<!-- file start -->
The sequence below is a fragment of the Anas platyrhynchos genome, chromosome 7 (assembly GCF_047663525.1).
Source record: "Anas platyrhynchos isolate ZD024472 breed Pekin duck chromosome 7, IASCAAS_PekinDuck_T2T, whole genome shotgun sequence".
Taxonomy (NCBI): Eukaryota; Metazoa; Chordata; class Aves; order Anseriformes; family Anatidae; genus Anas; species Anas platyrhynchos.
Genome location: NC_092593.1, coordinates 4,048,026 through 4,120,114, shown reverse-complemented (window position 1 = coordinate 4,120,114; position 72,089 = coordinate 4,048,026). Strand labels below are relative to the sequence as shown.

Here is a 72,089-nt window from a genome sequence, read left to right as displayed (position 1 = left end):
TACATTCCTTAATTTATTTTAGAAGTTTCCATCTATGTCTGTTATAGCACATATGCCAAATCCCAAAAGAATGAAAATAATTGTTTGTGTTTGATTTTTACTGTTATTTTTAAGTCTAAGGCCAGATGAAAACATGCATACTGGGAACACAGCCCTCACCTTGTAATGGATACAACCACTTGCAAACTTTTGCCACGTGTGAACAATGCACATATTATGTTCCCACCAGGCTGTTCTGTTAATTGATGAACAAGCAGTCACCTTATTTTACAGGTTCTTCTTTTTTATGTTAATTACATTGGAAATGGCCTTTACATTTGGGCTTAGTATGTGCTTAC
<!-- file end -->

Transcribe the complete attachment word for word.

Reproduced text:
The sequence below is a fragment of the Anas platyrhynchos genome, chromosome 7 (assembly GCF_047663525.1).
Source record: "Anas platyrhynchos isolate ZD024472 breed Pekin duck chromosome 7, IASCAAS_PekinDuck_T2T, whole genome shotgun sequence".
Taxonomy (NCBI): Eukaryota; Metazoa; Chordata; class Aves; order Anseriformes; family Anatidae; genus Anas; species Anas platyrhynchos.
Genome location: NC_092593.1, coordinates 4,048,026 through 4,120,114, shown reverse-complemented (window position 1 = coordinate 4,120,114; position 72,089 = coordinate 4,048,026). Strand labels below are relative to the sequence as shown.

Here is a 72,089-nt window from a genome sequence, read left to right as displayed (position 1 = left end):
TACATTCCTTAATTTATTTTAGAAGTTTCCATCTATGTCTGTTATAGCACATATGCCAAATCCCAAAAGAATGAAAATAATTGTTTGTGTTTGATTTTTACTGTTATTTTTAAGTCTAAGGCCAGATGAAAACATGCATACTGGGAACACAGCCCTCACCTTGTAATGGATACAACCACTTGCAAACTTTTGCCACGTGTGAACAATGCACATATTATGTTCCCACCAGGCTGTTCTGTTAATTGATGAACAAGCAGTCACCTTATTTTACAGGTTCTTCTTTTTTATGTTAATTACATTGGAAATGGCCTTTACATTTGGGCTTAGTATGTGCTTAC